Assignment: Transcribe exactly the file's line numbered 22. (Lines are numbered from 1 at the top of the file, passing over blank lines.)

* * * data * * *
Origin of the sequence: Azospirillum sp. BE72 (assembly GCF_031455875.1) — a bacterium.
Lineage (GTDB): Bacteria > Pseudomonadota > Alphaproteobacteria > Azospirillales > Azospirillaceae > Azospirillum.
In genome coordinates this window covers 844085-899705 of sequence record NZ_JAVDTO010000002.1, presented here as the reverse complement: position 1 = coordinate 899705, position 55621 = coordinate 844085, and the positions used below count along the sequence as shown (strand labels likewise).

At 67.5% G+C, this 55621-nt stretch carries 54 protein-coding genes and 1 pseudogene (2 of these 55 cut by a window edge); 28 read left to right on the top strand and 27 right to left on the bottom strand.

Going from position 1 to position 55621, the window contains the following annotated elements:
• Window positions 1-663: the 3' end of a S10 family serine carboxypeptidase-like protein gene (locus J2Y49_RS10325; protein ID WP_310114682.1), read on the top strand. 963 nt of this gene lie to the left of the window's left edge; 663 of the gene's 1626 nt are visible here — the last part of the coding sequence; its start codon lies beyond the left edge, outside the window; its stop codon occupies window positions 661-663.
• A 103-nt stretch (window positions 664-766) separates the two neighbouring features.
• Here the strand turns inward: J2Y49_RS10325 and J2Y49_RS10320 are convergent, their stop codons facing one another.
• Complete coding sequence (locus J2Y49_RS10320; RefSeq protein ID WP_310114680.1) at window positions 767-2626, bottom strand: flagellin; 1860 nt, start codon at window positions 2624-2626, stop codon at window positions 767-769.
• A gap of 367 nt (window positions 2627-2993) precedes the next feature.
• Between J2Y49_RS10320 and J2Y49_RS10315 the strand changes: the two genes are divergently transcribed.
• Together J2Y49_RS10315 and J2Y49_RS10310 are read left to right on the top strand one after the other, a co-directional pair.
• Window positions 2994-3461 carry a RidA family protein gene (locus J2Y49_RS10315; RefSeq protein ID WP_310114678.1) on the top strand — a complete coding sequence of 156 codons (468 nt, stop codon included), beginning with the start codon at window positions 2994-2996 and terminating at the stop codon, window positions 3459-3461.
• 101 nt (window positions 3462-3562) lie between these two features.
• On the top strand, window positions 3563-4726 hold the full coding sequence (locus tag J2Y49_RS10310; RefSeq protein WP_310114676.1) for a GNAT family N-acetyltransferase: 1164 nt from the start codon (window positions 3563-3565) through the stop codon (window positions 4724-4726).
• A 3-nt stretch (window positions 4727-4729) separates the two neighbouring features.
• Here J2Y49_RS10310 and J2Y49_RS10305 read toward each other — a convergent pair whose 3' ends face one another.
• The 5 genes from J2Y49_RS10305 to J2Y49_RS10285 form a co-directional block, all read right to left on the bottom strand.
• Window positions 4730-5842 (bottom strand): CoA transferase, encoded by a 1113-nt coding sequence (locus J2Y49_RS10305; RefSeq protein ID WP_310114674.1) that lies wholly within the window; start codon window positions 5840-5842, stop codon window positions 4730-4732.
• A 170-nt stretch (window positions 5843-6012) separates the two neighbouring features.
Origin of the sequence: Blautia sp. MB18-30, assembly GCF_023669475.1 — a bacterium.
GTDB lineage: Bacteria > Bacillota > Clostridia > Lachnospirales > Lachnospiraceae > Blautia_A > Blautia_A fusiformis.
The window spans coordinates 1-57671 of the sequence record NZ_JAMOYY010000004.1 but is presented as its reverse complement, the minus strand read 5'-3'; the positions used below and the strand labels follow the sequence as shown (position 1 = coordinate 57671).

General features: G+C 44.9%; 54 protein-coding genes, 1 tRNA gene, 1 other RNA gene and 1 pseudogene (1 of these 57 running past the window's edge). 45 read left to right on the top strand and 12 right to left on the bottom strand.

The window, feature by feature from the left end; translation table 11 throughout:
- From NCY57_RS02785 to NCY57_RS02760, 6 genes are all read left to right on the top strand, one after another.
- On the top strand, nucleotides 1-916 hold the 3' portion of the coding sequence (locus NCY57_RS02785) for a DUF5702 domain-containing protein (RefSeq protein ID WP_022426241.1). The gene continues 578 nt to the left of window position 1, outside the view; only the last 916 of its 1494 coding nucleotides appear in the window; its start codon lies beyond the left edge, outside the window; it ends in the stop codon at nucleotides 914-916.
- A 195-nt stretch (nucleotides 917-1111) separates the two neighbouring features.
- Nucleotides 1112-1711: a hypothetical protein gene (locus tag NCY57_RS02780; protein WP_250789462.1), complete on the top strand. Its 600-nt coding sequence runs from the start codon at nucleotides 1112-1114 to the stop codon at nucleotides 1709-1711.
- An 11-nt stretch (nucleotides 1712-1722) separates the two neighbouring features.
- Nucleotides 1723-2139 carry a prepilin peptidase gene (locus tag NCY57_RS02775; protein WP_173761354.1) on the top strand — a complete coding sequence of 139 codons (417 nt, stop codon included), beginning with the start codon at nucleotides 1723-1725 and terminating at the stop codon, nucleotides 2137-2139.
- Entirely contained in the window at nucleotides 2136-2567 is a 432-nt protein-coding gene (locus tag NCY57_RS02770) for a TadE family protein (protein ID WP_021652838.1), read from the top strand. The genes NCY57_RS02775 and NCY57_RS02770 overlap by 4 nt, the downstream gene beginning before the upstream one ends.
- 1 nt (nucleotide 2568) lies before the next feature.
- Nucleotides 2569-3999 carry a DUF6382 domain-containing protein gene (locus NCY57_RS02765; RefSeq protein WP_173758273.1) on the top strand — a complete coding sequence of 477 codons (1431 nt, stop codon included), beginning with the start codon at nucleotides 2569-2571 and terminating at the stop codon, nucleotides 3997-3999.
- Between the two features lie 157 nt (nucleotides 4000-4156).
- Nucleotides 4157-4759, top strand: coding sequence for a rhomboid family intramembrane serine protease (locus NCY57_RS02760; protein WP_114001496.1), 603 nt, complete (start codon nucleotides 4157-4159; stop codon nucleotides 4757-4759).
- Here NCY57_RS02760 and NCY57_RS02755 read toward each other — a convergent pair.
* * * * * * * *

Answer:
GTDB lineage: Bacteria > Bacillota > Clostridia > Lachnospirales > Lachnospiraceae > Blautia_A > Blautia_A fusiformis.